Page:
Though the days remain muggy and blistering, the nights are cooling off and the sun is setting earlier – we are in the twilight of summer. Soon the city will be a crisp swirl of colored leaves and we’ll be making up for the lack of warmth with fires and hot drinks – but until then, I’ll be making this salad multiple times a week, a salad I call the last salad of summer.
I’ve written before about my obsession with local, in-season tomatoes, and you can bet that I’ll be buying them from the farmer’s markets up until the very end of their all-too-short season. This salad recipe is simple – when you have flavors this good, there’s not much need for anything flashy.
This salad is raw, vegetarian, and vegan if you don’t include the cheese. Give it some variety by throwing in other vegetables you have on hand – half of a shredded carrot, small cubes of summer squash varieties, and bit of cubed onion, for example, would all be great additions.
Tomatoes have finally arrived at the markets, marking a period of time that I’ll spend plotting my week around visiting Chicago’s markets and co-ops on various days of the week, knowing that each tomato purchase is only going to last me a day or two. Tomatoes – especially those mixtures of summer sungolds, purple zebras, and baby romas – may just be my all-time favorite local food.
I went my whole childhood adamantly hating tomatoes, picking them off of sandwiches and ignoring them in salads, only to realize, my sophomore year of college, how much I had been missing out. The problem was that I had been eating pale, flavorless, ghosts of real tomatoes my whole life. I was an active Slow Food UW member during my time in at UW-Madison, and was there that, finally, not willing to be called out my cool local food-obsessed friends, I had my first in-season, locally-grown tomato. It was like a warm little piece of sunshine that exploded its flavor in my mouth – it was the ghost of tomatoes past reincarnated into a living, breathing, incredibly flavorful, naturally sweet little piece of happiness.
Ever since then, I’ve been obsessed with tomatoes, and look forward to them arriving at the markets and dread their inevitable disappearance. While they’re here, I find ways to work them into almost everything I make. In my opinion, tomatoes are among a small number of foods that easily illustrate the difference between local and non-local food. Potatoes or broccoli seem roughly the same regardless of how far away they came from or when they were grown, but tomatoes are different.
Guacamole, of course, begs to have tomatoes included, but this brief period of the summer is the only time I actually include them. Few things are better on a hot Chicago summer day than some fresh chips and guacamole with a refreshing beer – except, of course, that same guacamole with some locally-grown tomatoes thrown in.
Summertime Guacamole with Local Tomatoes
1/2 of a purple onion, diced into small pieces
10 small tomatoes of any variety (such as sungolds, purple zebras or baby romas), halved or quartered depending on size
2 tablespoons ground Cumin Powder
2 teaspoons salt
3 – 5 sprigs of cilantro (to taste), chopped
1/2 of a lime (for juice)
3 tablespoons sour cream or plain yogurt (optional)
Slice open the avocados and remove the pits (an easy way to do this is to use a heavy knife to strike the middle of the pit, hard, so that the knife gets stuck in it, then pull the knife away pit and all. Scoop the flesh out and put it into a large bowl, then mash with a fork. Mix in the salt, cumin and lime juice. If you’re going to add sour cream or yogurt (which give the guacamole a wonderful creaminess), stir it in at this point. Finally, gently stir in the onions, tomatoes and cilantro. Taste by trying on a chip. Enjoy on a patio or deck with a refreshing summer beer.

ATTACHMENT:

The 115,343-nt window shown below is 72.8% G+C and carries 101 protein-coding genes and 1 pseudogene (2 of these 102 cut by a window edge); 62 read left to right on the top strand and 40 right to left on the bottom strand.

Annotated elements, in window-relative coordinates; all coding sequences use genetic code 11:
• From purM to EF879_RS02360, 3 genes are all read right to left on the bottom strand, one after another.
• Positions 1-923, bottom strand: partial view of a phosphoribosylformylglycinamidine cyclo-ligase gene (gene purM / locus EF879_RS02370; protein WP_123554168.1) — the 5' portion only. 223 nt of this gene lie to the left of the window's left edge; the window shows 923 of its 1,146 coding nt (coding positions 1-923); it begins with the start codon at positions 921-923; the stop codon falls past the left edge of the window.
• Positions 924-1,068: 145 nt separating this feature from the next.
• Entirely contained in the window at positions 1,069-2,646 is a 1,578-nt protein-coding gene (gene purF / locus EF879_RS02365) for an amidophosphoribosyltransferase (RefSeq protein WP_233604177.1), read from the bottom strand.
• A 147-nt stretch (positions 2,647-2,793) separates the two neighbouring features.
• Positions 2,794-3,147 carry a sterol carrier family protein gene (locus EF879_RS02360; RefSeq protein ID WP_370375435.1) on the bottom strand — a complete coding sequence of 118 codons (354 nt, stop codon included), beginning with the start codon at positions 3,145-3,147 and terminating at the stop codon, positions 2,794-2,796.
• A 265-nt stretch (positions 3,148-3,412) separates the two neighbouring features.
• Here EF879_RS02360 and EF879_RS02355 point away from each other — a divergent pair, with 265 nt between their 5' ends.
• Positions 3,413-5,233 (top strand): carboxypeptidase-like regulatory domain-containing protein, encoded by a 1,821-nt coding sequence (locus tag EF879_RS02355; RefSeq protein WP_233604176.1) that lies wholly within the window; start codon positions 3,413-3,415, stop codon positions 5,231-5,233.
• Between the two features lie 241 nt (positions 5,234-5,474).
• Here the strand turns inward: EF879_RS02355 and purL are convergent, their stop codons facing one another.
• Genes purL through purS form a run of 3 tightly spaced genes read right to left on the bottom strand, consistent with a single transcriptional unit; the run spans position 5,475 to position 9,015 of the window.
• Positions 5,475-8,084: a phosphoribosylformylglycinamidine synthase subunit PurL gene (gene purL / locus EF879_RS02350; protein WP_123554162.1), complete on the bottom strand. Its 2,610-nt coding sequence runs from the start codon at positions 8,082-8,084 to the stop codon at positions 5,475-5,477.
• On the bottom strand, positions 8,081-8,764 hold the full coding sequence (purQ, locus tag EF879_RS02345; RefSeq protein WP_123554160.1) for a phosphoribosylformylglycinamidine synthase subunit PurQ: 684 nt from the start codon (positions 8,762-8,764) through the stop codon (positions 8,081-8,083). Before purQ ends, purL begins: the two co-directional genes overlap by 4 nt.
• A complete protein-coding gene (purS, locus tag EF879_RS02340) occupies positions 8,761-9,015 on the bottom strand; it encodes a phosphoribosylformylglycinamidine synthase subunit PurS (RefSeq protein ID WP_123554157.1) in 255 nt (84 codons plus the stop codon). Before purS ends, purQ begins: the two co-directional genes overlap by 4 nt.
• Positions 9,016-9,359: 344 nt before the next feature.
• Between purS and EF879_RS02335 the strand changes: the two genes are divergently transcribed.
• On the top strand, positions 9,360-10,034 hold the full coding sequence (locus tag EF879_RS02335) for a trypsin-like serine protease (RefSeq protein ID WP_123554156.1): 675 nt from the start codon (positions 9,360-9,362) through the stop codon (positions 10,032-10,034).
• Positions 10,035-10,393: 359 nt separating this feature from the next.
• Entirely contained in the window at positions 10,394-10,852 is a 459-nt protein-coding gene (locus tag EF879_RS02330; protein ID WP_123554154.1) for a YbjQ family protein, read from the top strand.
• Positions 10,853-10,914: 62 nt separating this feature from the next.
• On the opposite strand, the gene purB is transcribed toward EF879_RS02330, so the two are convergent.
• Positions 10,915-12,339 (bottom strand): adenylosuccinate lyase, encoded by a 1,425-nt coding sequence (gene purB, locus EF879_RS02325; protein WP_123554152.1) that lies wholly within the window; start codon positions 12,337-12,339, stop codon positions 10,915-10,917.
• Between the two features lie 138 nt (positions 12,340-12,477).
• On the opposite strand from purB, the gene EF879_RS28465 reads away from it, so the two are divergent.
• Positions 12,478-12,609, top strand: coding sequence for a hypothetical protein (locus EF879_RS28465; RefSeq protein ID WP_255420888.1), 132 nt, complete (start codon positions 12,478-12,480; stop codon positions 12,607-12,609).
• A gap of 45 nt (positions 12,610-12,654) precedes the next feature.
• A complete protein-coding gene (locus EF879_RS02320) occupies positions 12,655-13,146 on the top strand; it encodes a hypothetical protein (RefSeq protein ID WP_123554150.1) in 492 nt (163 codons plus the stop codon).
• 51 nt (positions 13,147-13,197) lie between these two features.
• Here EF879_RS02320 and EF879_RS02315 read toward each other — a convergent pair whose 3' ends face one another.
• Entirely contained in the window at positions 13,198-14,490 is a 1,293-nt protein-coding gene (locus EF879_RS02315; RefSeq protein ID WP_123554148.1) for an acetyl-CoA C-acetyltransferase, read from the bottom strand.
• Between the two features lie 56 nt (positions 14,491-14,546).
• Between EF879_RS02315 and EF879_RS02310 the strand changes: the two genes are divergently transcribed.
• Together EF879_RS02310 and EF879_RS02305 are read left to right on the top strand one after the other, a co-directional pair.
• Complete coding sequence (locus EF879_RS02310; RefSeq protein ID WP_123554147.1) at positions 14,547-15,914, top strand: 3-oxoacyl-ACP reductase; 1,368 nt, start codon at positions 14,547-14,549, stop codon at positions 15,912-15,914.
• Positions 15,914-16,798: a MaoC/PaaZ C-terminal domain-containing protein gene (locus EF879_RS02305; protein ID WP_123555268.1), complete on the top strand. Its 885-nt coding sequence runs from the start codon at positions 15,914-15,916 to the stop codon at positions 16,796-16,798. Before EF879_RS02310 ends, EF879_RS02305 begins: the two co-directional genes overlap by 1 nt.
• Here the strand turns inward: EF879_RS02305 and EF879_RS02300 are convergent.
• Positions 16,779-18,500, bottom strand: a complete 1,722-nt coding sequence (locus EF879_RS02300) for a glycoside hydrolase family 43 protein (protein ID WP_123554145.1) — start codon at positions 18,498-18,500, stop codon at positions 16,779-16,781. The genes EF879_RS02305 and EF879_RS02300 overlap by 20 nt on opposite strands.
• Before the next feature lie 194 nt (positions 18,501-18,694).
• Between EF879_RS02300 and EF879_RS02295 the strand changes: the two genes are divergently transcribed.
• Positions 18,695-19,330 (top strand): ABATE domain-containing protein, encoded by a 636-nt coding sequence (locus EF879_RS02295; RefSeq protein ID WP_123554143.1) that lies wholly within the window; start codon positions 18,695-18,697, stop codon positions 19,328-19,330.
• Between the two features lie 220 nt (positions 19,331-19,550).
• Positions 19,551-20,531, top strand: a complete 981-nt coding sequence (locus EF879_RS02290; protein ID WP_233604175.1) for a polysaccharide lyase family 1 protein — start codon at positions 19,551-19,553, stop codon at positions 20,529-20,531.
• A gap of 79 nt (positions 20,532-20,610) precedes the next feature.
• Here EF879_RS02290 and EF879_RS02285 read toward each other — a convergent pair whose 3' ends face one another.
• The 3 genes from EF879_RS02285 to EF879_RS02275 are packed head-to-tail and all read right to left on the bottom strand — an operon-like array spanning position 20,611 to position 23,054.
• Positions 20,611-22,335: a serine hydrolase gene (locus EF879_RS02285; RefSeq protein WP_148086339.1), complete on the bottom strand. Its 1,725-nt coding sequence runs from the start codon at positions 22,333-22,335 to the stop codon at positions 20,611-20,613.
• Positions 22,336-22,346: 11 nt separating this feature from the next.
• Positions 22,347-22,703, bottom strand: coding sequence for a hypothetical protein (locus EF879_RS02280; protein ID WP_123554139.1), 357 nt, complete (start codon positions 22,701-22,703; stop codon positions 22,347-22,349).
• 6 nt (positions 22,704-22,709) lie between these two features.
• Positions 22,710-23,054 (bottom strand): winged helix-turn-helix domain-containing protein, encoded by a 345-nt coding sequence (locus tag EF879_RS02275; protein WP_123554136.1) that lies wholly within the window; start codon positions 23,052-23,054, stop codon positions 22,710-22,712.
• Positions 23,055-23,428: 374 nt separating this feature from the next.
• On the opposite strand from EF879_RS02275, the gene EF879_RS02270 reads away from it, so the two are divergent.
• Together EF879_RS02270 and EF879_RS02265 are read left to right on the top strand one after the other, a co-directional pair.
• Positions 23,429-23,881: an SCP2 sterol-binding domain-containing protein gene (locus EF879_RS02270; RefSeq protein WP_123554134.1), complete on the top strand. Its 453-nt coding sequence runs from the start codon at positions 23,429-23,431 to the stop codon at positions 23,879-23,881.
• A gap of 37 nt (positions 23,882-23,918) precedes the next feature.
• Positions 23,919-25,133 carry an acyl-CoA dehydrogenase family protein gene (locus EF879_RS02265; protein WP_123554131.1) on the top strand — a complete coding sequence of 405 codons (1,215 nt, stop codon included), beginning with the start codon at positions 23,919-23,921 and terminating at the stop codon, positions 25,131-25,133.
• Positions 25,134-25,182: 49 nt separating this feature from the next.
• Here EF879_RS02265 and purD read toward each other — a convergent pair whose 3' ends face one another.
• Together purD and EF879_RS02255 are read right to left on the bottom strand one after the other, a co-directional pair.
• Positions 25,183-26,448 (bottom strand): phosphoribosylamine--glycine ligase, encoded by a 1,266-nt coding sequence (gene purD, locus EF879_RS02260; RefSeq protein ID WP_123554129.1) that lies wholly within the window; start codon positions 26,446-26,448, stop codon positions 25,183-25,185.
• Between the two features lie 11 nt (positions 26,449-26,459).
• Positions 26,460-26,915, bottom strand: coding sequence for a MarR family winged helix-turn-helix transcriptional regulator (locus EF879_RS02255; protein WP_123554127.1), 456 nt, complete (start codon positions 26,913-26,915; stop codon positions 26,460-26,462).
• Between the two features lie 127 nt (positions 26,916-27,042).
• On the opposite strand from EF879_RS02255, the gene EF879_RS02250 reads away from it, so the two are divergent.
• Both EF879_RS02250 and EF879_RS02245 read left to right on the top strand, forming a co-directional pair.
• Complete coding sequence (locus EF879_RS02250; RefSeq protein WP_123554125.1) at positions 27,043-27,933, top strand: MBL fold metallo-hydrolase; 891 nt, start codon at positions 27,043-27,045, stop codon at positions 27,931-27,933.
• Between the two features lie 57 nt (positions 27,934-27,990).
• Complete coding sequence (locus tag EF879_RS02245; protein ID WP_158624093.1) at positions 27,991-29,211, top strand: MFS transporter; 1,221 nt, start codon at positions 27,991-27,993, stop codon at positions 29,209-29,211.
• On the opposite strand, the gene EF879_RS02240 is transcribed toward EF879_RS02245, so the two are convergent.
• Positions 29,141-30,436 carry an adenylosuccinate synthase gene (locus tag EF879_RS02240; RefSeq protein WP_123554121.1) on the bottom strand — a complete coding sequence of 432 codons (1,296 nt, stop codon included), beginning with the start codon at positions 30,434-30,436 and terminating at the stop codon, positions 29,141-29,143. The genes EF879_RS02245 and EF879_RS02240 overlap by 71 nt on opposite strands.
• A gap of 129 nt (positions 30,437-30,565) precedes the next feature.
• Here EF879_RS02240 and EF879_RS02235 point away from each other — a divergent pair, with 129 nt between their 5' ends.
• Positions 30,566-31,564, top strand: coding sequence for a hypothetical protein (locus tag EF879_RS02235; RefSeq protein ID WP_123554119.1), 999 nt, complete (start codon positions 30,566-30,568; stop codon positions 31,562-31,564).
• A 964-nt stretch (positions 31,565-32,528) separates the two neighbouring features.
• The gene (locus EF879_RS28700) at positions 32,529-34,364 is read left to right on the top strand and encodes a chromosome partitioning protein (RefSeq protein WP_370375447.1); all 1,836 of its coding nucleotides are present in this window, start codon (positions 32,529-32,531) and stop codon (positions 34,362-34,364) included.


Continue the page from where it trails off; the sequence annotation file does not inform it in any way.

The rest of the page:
I’m not going to wax poetic about bacon. That’s been done by better poets than I.
I will even ignore the idea of bacon as the gateway meat for ex-vegetarians, even though there’s a possible evolutionary reason.
The simple fact of the matter is that bacon is delicious and at the end of the day, that’s all that really matters. Just ask these guys.
The toughest part of curing bacon at home is finding pink curing salt #1. Pink curing salt #1, formerly known as Prague Powder #1, is table salt mixed with a bit of sodium nitrite to help inhibit bacterial growth. Coincidentally, the Spice House carries pink curing salt #1. This should not be confused with pink curing salt #2, which also has the addition of sodium nitrate and is used for long cures. (Think dried sausages like Spanish chorizo.) Pink curing salt #1 is for shorter curing times for foods meant to be eaten relatively quickly. Both are colored pink to avoid confusion with table salt, and should not be confused with pink Himalayan salt.
The recipe below is for what’s known as green bacon. After roasting, it is ready to eat. Just cook it normally. It can also be hung to dry or smoked after roasting, both of which will help preserve it longer. Or, cut it into one pound pieces, wrap well in plastic, put it into a freezer storage bag and freeze.
- 5# pork belly
- ½ c. dark brown sugar
- 3 tblsp. medium cracked (10/16) peppercorns
- 2 tblsp. smoked sweet paprika
- 4 bay leaves crumbled
- 2 tsp. curing salt
- ¼ c. Kosher salt
Mix dry ingredients well. Rub thoroughly into pork belly. Put the pork into a resealable two gallon plastic bag along with any leftover rub. Lay flat the refrigerator and turn over daily. Liquid will begin to accumulate in the bag as it gets drawn out of the meat. When the meat feels firm remove from the refrigerator. (7 days for thinner pieces, 10 days for thicker.) Rinse and pat dry.
Roast at 200° until the internal temperature reaches 150°, about 90 minutes.